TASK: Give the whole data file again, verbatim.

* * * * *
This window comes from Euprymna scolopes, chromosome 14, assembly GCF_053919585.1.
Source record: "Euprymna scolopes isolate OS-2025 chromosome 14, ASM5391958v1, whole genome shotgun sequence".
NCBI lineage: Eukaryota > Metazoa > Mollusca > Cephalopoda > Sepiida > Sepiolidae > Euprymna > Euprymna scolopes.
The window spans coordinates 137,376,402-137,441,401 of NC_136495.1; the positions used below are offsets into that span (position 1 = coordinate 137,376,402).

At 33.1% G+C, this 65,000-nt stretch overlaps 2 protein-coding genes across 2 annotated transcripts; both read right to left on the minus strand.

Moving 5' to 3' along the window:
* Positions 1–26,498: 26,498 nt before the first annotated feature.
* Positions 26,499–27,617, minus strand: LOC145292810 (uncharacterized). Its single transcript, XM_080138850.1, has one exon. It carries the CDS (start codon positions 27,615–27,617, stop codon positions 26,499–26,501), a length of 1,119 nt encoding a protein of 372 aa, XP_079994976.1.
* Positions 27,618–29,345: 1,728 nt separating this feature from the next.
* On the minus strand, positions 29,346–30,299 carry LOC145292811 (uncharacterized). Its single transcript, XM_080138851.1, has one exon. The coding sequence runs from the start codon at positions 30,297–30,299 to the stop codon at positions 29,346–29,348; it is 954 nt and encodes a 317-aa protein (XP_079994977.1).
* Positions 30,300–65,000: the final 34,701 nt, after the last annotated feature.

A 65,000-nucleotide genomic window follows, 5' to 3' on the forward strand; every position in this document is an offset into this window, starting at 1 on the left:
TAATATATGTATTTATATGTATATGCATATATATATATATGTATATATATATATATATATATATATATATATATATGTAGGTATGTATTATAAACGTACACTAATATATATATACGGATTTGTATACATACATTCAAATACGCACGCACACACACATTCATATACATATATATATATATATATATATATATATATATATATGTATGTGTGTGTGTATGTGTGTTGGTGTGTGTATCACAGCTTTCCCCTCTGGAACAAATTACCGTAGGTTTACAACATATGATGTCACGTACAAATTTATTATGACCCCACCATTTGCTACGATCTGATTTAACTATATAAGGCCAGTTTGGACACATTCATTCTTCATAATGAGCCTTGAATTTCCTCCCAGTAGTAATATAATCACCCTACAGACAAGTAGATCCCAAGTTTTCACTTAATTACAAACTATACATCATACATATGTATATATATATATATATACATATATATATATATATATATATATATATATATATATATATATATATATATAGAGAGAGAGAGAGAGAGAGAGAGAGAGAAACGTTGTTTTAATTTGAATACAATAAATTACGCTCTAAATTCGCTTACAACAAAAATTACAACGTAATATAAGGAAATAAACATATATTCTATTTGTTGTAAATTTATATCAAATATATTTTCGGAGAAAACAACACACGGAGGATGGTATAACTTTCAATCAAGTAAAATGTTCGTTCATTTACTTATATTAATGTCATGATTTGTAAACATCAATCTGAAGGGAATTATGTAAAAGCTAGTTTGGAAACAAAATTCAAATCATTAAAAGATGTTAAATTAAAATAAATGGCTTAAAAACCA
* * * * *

This window comes from Euprymna scolopes, chromosome 14, assembly GCF_053919585.1.
Source record: "Euprymna scolopes isolate OS-2025 chromosome 14, ASM5391958v1, whole genome shotgun sequence".
NCBI lineage: Eukaryota > Metazoa > Mollusca > Cephalopoda > Sepiida > Sepiolidae > Euprymna > Euprymna scolopes.
The window spans coordinates 137,376,402-137,441,401 of NC_136495.1; the positions used below are offsets into that span (position 1 = coordinate 137,376,402).

At 33.1% G+C, this 65,000-nt stretch overlaps 2 protein-coding genes across 2 annotated transcripts; both read right to left on the minus strand.

Moving 5' to 3' along the window:
* Positions 1–26,498: 26,498 nt before the first annotated feature.
* Positions 26,499–27,617, minus strand: LOC145292810 (uncharacterized). Its single transcript, XM_080138850.1, has one exon. It carries the CDS (start codon positions 27,615–27,617, stop codon positions 26,499–26,501), a length of 1,119 nt encoding a protein of 372 aa, XP_079994976.1.
* Positions 27,618–29,345: 1,728 nt separating this feature from the next.
* On the minus strand, positions 29,346–30,299 carry LOC145292811 (uncharacterized). Its single transcript, XM_080138851.1, has one exon. The coding sequence runs from the start codon at positions 30,297–30,299 to the stop codon at positions 29,346–29,348; it is 954 nt and encodes a 317-aa protein (XP_079994977.1).
* Positions 30,300–65,000: the final 34,701 nt, after the last annotated feature.

A 65,000-nucleotide genomic window follows, 5' to 3' on the forward strand; every position in this document is an offset into this window, starting at 1 on the left:
TAATATATGTATTTATATGTATATGCATATATATATATATGTATATATATATATATATATATATATATATATATATGTAGGTATGTATTATAAACGTACACTAATATATATATACGGATTTGTATACATACATTCAAATACGCACGCACACACACATTCATATACATATATATATATATATATATATATATATATATATATGTATGTGTGTGTGTATGTGTGTTGGTGTGTGTATCACAGCTTTCCCCTCTGGAACAAATTACCGTAGGTTTACAACATATGATGTCACGTACAAATTTATTATGACCCCACCATTTGCTACGATCTGATTTAACTATATAAGGCCAGTTTGGACACATTCATTCTTCATAATGAGCCTTGAATTTCCTCCCAGTAGTAATATAATCACCCTACAGACAAGTAGATCCCAAGTTTTCACTTAATTACAAACTATACATCATACATATGTATATATATATATATATACATATATATATATATATATATATATATATATATATATATATATATATATATAGAGAGAGAGAGAGAGAGAGAGAGAGAGAAACGTTGTTTTAATTTGAATACAATAAATTACGCTCTAAATTCGCTTACAACAAAAATTACAACGTAATATAAGGAAATAAACATATATTCTATTTGTTGTAAATTTATATCAAATATATTTTCGGAGAAAACAACACACGGAGGATGGTATAACTTTCAATCAAGTAAAATGTTCGTTCATTTACTTATATTAATGTCATGATTTGTAAACATCAATCTGAAGGGAATTATGTAAAAGCTAGTTTGGAAACAAAATTCAAATCATTAAAAGATGTTAAATTAAAATAAATGGCTTAAAAACCA